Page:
“I was getting in fights downtown, I was acting a fool, I wanted to be fringe”
Tattoos are as mainstream now as they once were ostracized. The public’s acceptance of body art is a recent phenomenon, with the market of those having tattoos having expanded from convicts and sailors to housewives and suburbanites.
Last year, the industry generated an estimated $1.6 billion in revenue, according to the market research firm IBISWorld.
The driver behind the unprecedented growth behind tattoos? Why, those damn millennials, of course. Five out of 10 have at least one tattoo according to a recent article in the Wall Street Journal.
While this has been a boon to those in the industry, it has also been a bit confusing. The artists who are drawn to tattooing are, like Philip Jacobs, drawn to the outlaw image and lifestyle.
So, when that image becomes the norm, what do you do then?
You wait for the bubble to burst. “For sure, it always does. The bubble is right there. It’s got to burst. It’s got to. I think we’re starting to see it already.”
Jacobs, who opened this year’s Metro’s Best Tattoo Shop in 2011, is surprised to find himself a part of a mainstream industry.
The irony of tattoos being mainstreamed, the conformity of the non-conformist tattoo world, is ingrained in the name of his business. After all, ‘allegiance’ is another word for conformity.
He describes an orthodoxy within the tattoo world akin to working at IBM, admittedly with much scarier looking employees.
“Other tattoo artists are like ‘oh no, we do things differently. We don’t do this, we don’t do that,’ but the reality is that we do (conform). We dress the same, we talk the same, we walk the same. We carry ourselves the same. It’s a way of living.”
When Jacobs started tattooing, the industry was already heading towards levels of acceptance never before seen. “WE all wanted to deny it…Nah! We’re on the fringe of society. But we weren’t. We’re not. The reality is I have kids, I go to school functions, I’m not the fringe of society, you know?”
The rebelliousness is what drew Jacobs to the profession in the first place. “That’s why I got into it. I was hanging out in the tattoo world. When I say that, I mean I was working a full time job, going to school, and I hung out in tattoo shops until 1 or 2 in the morning. Every single day. I watched businesses open. I watched them close down. You can’t do this without being into the lifestyle. You can’t half ass it. [If] you half ass it, you get half ass results. You have to put your heart into it. It sucks you in, it’s everything.”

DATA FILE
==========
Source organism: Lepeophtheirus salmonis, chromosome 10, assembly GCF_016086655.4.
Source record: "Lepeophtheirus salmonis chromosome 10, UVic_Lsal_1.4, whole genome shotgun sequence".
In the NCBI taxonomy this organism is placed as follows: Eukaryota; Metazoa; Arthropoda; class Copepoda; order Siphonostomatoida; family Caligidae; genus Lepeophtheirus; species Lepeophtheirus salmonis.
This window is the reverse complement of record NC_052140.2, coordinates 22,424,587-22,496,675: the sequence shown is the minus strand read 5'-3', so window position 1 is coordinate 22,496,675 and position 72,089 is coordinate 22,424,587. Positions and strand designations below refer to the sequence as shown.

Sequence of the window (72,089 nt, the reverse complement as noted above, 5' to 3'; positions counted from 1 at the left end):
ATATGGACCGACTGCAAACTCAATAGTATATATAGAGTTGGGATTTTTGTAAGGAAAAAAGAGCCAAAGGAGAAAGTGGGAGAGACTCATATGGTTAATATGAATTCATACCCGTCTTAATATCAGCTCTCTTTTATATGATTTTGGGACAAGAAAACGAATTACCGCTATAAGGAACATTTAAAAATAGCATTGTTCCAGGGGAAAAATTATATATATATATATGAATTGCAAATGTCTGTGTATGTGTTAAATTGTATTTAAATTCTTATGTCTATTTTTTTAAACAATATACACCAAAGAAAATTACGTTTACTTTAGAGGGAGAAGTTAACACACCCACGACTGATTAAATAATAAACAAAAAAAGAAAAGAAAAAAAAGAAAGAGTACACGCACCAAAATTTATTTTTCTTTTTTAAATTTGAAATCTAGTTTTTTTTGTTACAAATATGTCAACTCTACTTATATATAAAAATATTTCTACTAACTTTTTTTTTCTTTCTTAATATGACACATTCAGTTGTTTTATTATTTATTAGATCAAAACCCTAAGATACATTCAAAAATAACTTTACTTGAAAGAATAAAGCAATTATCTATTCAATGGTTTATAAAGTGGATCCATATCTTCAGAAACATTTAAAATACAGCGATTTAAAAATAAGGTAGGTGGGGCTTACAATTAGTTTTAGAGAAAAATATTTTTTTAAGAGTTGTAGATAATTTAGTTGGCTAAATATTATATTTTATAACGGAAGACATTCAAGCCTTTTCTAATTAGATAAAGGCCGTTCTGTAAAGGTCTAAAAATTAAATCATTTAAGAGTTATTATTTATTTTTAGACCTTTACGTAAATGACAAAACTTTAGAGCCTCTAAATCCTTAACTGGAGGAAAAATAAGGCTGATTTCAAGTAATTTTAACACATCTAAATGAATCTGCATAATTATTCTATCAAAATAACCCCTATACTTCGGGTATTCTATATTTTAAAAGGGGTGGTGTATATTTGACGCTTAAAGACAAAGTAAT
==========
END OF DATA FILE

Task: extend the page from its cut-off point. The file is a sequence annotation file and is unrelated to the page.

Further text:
“I was getting in fights downtown, I was acting a fool, I wanted to be fringe,” explains Jacob, “but I’m not. I wanted to be the fringe of society. I always wanted to be, but you’re not. You’re just a tattoo artist.”
Jacobs is an intense and imposing figure at first glance. This was by design. “When I first started getting tattoos, I was looked at like a weirdo. I was like 16, 17 years old getting tattoos and people were like, ‘what’s this kid doing with tattoos?’” Jacobs said.
“But for me getting tattooed was a defense mechanism. When I started getting tattooed,” explained Jacob, “it told a story. It referenced something in my life, but I was doing it to take the stares away from my arm. I know that now, but I didn’t then. I never realized it. People would stare at me for having tattoos, not the arm.” (Phillip lost half his left arm in a logging accident when he was a young teenager.)
“I don’t have any idea how many tattoos I have,” he shares. “I know where they aren’t,” he says, laughing as he motions to his thighs above his knees. “Right here.”
“I don’t consider myself an artist.” He recalled, “I never went to art school. I would doodle, but it wasn’t like I did it all the time. I was never that kid in class.”
Yet Jacobs is empathetic to a fault. He says that he conceals his softer side, so he doesn’t get run over in the studio. “I have to put on a front for everybody.”
“People that know me,” he continued, “[and] I know them on a personal level. So, I’ll be talking to them a little bit different.”
He points out, “The minute I walk out that door down that hallway, I’m a different person. I have to be.”
“I get to see people at the worst time of their lives. A lot. Maybe they’ve lost a child or a parent, something bad.”
Whoa. He “gets” to see people at their worst moments.
“I get to affect them in a better way. I get to be a positive in a world of negative. That is probably one of the most enjoyable things I do. I do so many tattoos for free. It doesn’t pay the bills, but it pays the emotional bills.”
“Very few people get tattooed just to get tattooed. Most people get permanent ink for a reason. Maybe it’s because of a life event that has happened, a marriage, a divorce. The old adage is ‘all tattoos tell a story.’ I can look at my tattoos and know what I was doing, who I was hanging out with, all that stuff. It just is what it is,” Jacobs shared.
When Jacobs was ready to open his own studio in 2011, he chose an unlikely strip center in Martinez. Soon he discovered he was running out of room for his growing staff of artists and opened a second location in Martinez, at 4387 Ridge Trail Drive. “It’s evolved into its own thing. It’s a custom shop for the lack of a better term.”
“This one (the original shop in Martinez) is more of an old school traditional tattoo shop where you just walk in. That one is more of a slower pace, larger scale art, the photo realistic stuff,” Jacobs said.
Jacobs, despite his best efforts, exposes the compassionate side of the industry.